Learn about how Africans and others have been collating and expressing Africa’s history for the last 600 years
Study the importance of oral traditions and oral histories to the telling of Africa’s past and current narratives
Understand the impact of the written word on African history and the revolution in African historical writing following the rise of new African intellectualism in the 19th and 20th centuries
Master the skills to write robust and authentic African histories
Develop vital critical analysis skills as you map the telling of Africa’s history form antiquity to the present day
Hone your ability to conduct research into how historians have and continue to source and document Africa’s past
Learn to write critically and confidently on African historiography and appreciate the values and challenges of various approaches to African history
12 Weeks | 9 Lectures | 1 Essay | 1 Exam
Module 1: What is History
In this exploration of the African philosophy of history, we ask what is history in the African tradition? How have Africans and their descendants conceptualised of the past and engaged with it? Through these enquiries, students will be immersed in the professional practise of history and begin to appreciate how the discipline utilises yet transcends the facts, emotions, and documents that are its building blocks.
Module 2: Why do we do History?
Understanding why we as a specie have developed various systems through which to commemorate and remember our past is essential to developing your research practice. Set within the realm of human psychology, through the critical reading of a number of texts, students will consider how elements such as ego, esteem, curiosity and human progress fuel historical enquiry. Students will also look at the relationship between concepts such as “custom”, “tradition”, “culture” and history and how the psychological utility of these can and does motivate historical enquiry and preservation.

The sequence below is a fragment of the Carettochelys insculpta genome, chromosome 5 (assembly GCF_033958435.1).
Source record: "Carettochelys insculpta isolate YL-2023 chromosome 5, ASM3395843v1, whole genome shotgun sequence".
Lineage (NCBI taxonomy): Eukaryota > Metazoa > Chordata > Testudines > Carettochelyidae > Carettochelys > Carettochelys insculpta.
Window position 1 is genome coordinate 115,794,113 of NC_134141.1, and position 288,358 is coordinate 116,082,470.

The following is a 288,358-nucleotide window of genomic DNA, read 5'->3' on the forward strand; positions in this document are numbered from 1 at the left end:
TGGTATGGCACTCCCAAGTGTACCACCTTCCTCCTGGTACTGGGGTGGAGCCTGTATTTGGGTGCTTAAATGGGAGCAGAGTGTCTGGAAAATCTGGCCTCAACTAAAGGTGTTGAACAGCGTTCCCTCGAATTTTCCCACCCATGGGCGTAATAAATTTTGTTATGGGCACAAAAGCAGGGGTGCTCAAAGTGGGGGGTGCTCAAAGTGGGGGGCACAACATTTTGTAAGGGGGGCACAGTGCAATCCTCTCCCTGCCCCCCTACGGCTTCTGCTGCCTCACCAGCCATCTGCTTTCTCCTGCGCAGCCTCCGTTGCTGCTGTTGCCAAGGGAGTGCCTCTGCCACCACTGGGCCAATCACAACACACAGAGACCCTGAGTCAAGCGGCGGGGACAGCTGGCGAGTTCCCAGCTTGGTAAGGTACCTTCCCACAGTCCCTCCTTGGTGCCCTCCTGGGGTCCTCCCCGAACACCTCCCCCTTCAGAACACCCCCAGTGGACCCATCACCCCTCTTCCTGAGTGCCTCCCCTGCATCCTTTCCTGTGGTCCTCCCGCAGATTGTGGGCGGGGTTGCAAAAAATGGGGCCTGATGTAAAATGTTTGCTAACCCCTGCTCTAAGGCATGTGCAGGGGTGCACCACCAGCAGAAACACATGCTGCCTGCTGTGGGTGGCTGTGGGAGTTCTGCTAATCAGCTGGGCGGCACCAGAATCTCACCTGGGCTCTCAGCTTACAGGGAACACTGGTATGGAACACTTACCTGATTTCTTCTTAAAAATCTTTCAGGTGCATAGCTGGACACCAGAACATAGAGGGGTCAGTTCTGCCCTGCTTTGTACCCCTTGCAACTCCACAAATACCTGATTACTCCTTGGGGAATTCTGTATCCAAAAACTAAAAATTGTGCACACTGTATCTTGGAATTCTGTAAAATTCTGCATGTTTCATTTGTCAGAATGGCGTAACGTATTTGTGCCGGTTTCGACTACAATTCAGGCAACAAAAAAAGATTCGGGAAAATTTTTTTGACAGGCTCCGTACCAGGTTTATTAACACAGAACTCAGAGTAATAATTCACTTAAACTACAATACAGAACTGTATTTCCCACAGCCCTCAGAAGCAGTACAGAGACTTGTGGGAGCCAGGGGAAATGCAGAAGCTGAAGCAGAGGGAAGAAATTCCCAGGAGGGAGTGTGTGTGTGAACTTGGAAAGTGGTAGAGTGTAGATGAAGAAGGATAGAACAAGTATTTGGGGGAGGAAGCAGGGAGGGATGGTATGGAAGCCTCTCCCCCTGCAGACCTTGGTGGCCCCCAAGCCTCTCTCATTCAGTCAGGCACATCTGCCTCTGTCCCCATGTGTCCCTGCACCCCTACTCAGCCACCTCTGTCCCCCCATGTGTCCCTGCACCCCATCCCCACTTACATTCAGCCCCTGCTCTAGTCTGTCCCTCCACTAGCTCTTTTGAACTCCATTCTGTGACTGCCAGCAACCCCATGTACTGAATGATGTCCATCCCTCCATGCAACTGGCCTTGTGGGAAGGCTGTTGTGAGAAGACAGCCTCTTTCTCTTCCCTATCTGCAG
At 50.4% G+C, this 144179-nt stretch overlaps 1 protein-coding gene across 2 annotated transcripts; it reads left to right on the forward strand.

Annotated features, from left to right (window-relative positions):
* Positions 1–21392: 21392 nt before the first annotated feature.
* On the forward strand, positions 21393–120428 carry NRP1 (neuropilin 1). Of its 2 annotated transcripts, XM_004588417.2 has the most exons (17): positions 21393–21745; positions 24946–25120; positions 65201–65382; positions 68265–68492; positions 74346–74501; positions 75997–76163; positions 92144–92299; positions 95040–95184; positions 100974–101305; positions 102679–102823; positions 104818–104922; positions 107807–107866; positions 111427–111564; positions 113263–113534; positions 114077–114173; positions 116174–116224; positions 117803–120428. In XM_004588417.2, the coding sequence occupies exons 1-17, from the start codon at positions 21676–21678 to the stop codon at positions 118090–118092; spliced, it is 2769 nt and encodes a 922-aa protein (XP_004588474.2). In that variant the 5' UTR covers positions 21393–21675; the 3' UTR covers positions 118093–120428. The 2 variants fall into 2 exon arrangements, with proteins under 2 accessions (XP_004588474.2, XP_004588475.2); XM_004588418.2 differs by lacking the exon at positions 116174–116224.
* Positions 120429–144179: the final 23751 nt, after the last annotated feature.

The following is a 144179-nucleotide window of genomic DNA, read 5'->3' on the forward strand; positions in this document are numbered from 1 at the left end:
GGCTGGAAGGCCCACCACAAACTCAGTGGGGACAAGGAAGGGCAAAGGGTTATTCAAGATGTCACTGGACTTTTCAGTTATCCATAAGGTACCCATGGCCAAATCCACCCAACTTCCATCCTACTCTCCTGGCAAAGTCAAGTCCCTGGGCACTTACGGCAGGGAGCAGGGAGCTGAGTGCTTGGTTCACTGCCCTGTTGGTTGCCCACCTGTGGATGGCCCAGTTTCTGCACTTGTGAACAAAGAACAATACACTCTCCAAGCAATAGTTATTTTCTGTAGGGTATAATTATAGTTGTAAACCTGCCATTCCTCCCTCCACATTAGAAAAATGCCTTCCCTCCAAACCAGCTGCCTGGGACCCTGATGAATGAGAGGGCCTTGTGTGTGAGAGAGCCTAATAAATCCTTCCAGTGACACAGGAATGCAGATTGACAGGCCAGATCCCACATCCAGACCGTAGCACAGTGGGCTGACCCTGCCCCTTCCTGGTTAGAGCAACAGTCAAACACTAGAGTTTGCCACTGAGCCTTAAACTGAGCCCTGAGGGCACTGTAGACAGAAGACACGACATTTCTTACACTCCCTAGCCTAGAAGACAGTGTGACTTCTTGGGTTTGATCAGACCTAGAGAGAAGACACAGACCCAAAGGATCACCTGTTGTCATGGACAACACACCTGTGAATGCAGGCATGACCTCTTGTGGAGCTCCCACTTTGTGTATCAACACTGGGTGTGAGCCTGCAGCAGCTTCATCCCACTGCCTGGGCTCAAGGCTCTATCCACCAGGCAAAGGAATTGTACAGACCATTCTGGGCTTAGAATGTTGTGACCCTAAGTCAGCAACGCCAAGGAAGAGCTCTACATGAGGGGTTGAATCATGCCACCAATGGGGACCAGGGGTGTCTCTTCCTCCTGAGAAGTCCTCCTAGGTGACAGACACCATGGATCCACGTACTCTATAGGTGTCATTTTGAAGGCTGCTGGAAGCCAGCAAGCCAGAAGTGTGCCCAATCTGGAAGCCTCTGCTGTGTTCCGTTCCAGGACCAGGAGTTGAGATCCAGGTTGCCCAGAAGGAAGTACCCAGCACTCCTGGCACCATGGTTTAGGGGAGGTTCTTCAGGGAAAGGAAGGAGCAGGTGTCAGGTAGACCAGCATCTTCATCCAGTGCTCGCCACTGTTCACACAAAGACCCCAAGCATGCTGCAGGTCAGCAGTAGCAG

Module 3: How have we done History?
This module provides an introduction to African historiography and is all about gaining an understanding of how the telling of Africa’s history has changed with time. Beginning with the early writings of African histories in the 14th century by Arabic scholars such as ibn Khaldun, and ending with the work of noted scholars of the Ibadan School such as Ade Ajayi and Falola, students will cover over 650 years of Africa’s oral and written record. They will trace the story of the continent and its people by tracing the development of how people have engaged with its history.
Module 4: How should we do history?
In this exploration of various approaches to African history, students develop their practical skills as historians. Students will engage with African and African diasporic oral traditions, from the ancient griots of West Africa to the poetics of Hip Hop. Gender and the approaches of new African intellectualism are then tackled as students dive into live debates about how to document, decipher and interpret the past using new philosophical theories such as pan-Africanism and post-colonialism
African History Project
The African History Project is a specialist liberal arts school dedicated to the cultivation of Black histories. We work with historians, educators, writers, poets and artists dedicated to championing African narratives, both on the continent and in diaspora.
Drawing on these expertise, we aim to bridge the gap between advocacy and delivery, by curating educational material and delivering educational courses for those who want to understand more about Africa, her ideas, her politics, her religions and above all her people, both on the continent and in diaspora.
Apeike Umolu is the founder of the African History Project. She is an educator and historian with over 15 years of experience supporting students in the attainment of academic excellence.
Specialising in African history, she is a passionate historian and has undertaken historical studies at the University of Oxford. She researches extensively on West African political history and is working on her first book On Black Conciousness.
Study Black history constructively
We teach the histories of Black peoples in their entirety, as experienced by Black peoples not solely European engagement with or interpretations of those peoples giving students an authentic understanding of Black cultures
We champion the work of Black historians and primary sources from Black historical figures including the use of oral histories, poetry, art, artefacts and music to explore Black ideas of self and community
We have a pan-African approach to the study of Black histories allowing students to explore the influence of and impact on contemporaneous global Black experiences
Our online courses make use of digital archives and audio-visual resources to enhance the learning experience and widen access to Black historical study at the highest of levels.
Our lessons have been designed by experienced lecturers and tutors in consultation with historians to ensure that they are engaging, critical and informative.
Our video lectures provide robust introductions to topics and support students as they work through readings and engage with the sources.
Students receive a certificate of completion and full transcript on successful completion of the course and are eligible for an academic reference.